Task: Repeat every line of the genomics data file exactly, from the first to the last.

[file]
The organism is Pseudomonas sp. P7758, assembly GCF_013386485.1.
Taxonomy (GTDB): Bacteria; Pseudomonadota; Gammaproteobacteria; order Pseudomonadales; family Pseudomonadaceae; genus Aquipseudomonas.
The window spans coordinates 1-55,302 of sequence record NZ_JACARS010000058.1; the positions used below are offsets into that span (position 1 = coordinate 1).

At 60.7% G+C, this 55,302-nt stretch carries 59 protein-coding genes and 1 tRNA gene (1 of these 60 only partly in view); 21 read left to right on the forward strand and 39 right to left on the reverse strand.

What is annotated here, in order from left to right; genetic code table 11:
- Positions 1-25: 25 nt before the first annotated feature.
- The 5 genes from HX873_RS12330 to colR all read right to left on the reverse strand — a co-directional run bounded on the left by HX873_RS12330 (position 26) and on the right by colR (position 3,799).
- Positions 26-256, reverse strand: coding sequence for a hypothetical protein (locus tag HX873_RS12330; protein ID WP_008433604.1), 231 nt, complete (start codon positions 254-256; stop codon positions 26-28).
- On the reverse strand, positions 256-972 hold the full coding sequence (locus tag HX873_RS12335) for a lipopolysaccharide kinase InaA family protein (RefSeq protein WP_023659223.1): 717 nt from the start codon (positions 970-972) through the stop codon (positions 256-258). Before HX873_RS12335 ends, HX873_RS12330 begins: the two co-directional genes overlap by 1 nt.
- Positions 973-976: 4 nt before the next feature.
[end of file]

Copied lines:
The organism is Pseudomonas sp. P7758, assembly GCF_013386485.1.
Taxonomy (GTDB): Bacteria; Pseudomonadota; Gammaproteobacteria; order Pseudomonadales; family Pseudomonadaceae; genus Aquipseudomonas.
The window spans coordinates 1-55,302 of sequence record NZ_JACARS010000058.1; the positions used below are offsets into that span (position 1 = coordinate 1).

At 60.7% G+C, this 55,302-nt stretch carries 59 protein-coding genes and 1 tRNA gene (1 of these 60 only partly in view); 21 read left to right on the forward strand and 39 right to left on the reverse strand.

What is annotated here, in order from left to right; genetic code table 11:
- Positions 1-25: 25 nt before the first annotated feature.
- The 5 genes from HX873_RS12330 to colR all read right to left on the reverse strand — a co-directional run bounded on the left by HX873_RS12330 (position 26) and on the right by colR (position 3,799).
- Positions 26-256, reverse strand: coding sequence for a hypothetical protein (locus tag HX873_RS12330; protein ID WP_008433604.1), 231 nt, complete (start codon positions 254-256; stop codon positions 26-28).
- On the reverse strand, positions 256-972 hold the full coding sequence (locus tag HX873_RS12335) for a lipopolysaccharide kinase InaA family protein (RefSeq protein WP_023659223.1): 717 nt from the start codon (positions 970-972) through the stop codon (positions 256-258). Before HX873_RS12335 ends, HX873_RS12330 begins: the two co-directional genes overlap by 1 nt.
- Positions 973-976: 4 nt before the next feature.